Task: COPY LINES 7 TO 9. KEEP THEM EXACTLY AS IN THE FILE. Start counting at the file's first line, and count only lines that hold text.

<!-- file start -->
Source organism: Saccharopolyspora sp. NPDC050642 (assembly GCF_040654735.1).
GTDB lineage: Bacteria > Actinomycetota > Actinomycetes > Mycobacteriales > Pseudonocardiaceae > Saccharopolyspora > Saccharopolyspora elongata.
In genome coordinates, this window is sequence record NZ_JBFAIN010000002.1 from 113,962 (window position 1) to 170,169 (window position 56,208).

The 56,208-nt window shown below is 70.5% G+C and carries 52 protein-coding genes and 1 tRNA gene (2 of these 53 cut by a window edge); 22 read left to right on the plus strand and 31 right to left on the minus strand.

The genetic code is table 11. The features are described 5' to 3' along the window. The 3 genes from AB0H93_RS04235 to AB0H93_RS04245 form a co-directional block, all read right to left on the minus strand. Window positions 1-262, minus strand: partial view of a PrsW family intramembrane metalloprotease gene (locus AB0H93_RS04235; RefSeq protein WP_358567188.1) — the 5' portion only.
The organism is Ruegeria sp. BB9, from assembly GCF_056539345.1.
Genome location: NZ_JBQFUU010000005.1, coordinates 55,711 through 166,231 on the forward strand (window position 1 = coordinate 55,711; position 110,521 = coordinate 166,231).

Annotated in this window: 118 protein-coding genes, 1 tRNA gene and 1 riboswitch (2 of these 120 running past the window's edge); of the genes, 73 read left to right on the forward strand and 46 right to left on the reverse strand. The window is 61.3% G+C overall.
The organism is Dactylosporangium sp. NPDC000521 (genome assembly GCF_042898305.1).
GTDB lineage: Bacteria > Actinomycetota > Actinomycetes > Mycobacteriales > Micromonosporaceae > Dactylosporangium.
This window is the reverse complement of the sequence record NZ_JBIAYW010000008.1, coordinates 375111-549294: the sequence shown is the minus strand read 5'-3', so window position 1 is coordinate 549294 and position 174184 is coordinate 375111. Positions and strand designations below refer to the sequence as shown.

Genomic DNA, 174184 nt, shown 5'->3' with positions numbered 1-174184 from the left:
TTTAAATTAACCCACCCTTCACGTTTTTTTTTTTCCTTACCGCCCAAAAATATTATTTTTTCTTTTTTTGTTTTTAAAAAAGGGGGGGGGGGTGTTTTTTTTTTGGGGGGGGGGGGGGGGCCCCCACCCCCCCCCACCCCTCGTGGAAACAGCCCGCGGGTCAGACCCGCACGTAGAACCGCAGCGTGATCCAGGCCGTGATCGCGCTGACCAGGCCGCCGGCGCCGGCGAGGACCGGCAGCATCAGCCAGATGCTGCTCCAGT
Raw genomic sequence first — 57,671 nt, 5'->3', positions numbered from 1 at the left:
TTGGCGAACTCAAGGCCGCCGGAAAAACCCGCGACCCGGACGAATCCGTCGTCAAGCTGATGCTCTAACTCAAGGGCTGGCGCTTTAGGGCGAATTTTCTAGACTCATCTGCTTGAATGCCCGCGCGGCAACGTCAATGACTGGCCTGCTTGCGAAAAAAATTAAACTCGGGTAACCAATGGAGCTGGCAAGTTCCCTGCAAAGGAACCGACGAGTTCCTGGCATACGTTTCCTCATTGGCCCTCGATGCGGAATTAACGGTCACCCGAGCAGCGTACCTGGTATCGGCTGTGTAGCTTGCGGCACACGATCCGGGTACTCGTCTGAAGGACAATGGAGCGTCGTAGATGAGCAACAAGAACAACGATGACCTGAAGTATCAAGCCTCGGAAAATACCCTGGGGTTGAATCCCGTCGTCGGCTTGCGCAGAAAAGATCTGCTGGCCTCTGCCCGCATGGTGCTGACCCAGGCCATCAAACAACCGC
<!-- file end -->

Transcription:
Genome location: NZ_JBQFUU010000005.1, coordinates 55,711 through 166,231 on the forward strand (window position 1 = coordinate 55,711; position 110,521 = coordinate 166,231).

Annotated in this window: 118 protein-coding genes, 1 tRNA gene and 1 riboswitch (2 of these 120 running past the window's edge); of the genes, 73 read left to right on the forward strand and 46 right to left on the reverse strand. The window is 61.3% G+C overall.
The organism is Dactylosporangium sp. NPDC000521 (genome assembly GCF_042898305.1).